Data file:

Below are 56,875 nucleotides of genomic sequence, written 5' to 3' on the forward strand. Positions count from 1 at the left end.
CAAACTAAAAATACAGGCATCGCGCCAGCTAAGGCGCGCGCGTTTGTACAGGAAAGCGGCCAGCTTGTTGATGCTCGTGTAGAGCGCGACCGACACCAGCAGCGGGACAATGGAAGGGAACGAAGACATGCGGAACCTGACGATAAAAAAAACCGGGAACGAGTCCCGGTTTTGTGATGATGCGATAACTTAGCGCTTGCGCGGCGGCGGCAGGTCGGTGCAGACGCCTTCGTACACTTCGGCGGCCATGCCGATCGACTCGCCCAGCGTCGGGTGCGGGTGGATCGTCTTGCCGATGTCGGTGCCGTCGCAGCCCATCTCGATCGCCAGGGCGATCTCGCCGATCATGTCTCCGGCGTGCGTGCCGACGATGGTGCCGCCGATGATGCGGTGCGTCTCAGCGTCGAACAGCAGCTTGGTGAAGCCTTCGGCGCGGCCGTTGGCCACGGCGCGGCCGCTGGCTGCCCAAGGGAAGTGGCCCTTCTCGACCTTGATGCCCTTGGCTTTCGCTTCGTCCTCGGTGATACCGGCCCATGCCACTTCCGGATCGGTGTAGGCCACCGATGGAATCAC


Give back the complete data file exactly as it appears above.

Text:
Below are 56,875 nucleotides of genomic sequence, written 5' to 3' on the forward strand. Positions count from 1 at the left end.
CAAACTAAAAATACAGGCATCGCGCCAGCTAAGGCGCGCGCGTTTGTACAGGAAAGCGGCCAGCTTGTTGATGCTCGTGTAGAGCGCGACCGACACCAGCAGCGGGACAATGGAAGGGAACGAAGACATGCGGAACCTGACGATAAAAAAAACCGGGAACGAGTCCCGGTTTTGTGATGATGCGATAACTTAGCGCTTGCGCGGCGGCGGCAGGTCGGTGCAGACGCCTTCGTACACTTCGGCGGCCATGCCGATCGACTCGCCCAGCGTCGGGTGCGGGTGGATCGTCTTGCCGATGTCGGTGCCGTCGCAGCCCATCTCGATCGCCAGGGCGATCTCGCCGATCATGTCTCCGGCGTGCGTGCCGACGATGGTGCCGCCGATGATGCGGTGCGTCTCAGCGTCGAACAGCAGCTTGGTGAAGCCTTCGGCGCGGCCGTTGGCCACGGCGCGGCCGCTGGCTGCCCAAGGGAAGTGGCCCTTCTCGACCTTGATGCCCTTGGCTTTCGCTTCGTCCTCGGTGATACCGGCCCATGCCACTTCCGGATCGGTGTAGGCCACCGATGGAATCAC